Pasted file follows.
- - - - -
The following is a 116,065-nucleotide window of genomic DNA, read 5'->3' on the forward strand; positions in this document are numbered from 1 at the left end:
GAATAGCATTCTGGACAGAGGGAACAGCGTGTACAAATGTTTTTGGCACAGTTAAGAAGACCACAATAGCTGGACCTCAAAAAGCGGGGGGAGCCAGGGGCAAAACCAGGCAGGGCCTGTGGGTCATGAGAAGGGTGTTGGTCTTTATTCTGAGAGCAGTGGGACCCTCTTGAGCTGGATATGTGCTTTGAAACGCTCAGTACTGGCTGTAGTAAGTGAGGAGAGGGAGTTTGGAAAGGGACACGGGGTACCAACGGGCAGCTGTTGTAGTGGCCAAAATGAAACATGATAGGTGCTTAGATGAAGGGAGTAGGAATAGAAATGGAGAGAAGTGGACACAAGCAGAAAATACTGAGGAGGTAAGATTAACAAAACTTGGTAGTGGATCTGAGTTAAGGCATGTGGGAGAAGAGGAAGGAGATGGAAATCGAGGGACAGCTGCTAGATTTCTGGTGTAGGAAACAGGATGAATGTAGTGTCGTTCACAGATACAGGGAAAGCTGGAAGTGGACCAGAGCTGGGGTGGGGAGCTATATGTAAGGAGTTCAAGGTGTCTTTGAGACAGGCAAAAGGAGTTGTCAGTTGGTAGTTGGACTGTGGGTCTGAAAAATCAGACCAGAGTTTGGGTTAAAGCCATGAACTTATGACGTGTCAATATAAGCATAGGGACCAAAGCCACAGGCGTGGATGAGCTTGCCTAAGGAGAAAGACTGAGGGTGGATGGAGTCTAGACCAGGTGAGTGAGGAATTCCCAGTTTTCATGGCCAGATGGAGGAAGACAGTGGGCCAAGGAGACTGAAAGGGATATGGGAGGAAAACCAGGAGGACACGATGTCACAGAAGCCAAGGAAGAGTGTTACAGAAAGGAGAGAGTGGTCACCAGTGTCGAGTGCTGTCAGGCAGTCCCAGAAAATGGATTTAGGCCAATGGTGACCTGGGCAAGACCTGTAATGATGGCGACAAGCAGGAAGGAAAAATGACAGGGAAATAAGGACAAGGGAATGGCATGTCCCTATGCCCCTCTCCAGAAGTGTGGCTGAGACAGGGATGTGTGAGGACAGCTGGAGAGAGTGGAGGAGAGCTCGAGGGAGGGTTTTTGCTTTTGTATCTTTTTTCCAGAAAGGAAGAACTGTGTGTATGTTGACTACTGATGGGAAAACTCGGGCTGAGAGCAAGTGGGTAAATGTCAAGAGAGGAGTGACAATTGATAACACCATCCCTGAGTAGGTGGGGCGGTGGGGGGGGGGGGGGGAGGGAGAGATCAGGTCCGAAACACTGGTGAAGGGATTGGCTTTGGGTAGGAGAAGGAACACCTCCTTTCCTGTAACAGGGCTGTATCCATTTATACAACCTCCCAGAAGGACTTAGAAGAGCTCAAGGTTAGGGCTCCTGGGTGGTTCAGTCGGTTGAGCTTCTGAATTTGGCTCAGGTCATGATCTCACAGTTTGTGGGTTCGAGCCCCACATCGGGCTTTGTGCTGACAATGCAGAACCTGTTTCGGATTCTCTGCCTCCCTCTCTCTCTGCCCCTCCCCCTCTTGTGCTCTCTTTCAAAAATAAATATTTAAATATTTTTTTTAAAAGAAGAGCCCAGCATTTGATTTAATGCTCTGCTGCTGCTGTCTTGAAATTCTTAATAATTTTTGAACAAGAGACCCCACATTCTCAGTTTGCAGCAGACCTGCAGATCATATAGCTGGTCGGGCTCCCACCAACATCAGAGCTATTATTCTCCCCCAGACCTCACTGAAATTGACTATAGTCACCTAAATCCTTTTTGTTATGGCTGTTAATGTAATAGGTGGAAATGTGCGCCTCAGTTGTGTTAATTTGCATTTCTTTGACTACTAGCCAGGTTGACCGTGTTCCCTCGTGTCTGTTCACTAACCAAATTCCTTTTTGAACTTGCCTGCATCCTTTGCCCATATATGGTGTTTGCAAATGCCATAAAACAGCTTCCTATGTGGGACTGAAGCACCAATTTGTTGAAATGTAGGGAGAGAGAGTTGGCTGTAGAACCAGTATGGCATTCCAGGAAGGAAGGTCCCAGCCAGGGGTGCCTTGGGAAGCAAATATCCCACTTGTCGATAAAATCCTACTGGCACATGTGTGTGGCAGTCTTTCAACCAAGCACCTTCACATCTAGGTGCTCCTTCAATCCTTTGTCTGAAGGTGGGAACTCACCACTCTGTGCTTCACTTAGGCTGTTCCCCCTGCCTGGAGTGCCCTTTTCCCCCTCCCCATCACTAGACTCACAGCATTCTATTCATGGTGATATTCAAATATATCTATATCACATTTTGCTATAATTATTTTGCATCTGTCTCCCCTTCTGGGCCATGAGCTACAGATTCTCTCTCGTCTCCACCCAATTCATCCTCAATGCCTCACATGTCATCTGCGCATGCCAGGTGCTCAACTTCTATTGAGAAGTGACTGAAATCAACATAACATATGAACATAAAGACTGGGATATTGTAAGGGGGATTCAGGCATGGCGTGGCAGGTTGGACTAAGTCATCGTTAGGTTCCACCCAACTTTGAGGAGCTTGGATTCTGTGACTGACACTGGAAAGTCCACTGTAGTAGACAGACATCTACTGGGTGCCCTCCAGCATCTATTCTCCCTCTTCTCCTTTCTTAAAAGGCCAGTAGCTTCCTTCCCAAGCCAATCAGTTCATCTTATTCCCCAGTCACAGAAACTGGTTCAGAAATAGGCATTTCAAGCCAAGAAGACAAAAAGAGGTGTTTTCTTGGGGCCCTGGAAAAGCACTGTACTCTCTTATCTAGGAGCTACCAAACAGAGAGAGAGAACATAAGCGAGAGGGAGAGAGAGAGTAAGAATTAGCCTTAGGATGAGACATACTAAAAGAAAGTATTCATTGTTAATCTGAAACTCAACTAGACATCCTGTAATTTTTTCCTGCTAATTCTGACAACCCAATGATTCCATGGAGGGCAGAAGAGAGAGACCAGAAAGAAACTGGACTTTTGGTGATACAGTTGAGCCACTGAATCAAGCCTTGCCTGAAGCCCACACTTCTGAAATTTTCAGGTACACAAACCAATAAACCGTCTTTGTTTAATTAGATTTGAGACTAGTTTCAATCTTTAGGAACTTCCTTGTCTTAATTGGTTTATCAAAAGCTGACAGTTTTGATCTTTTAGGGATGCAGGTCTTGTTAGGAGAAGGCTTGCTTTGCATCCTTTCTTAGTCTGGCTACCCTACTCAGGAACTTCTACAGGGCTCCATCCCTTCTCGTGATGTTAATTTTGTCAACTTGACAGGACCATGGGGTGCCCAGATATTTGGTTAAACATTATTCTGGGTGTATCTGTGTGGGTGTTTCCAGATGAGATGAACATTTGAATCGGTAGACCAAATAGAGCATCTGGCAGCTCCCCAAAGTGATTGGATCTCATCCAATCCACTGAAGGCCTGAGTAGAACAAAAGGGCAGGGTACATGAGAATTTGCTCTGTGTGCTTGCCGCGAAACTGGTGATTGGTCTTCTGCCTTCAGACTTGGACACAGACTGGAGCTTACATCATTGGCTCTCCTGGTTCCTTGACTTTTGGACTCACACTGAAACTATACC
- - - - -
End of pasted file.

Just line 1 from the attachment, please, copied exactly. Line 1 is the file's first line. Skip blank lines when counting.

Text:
The following is a 116,065-nucleotide window of genomic DNA, read 5'->3' on the forward strand; positions in this document are numbered from 1 at the left end: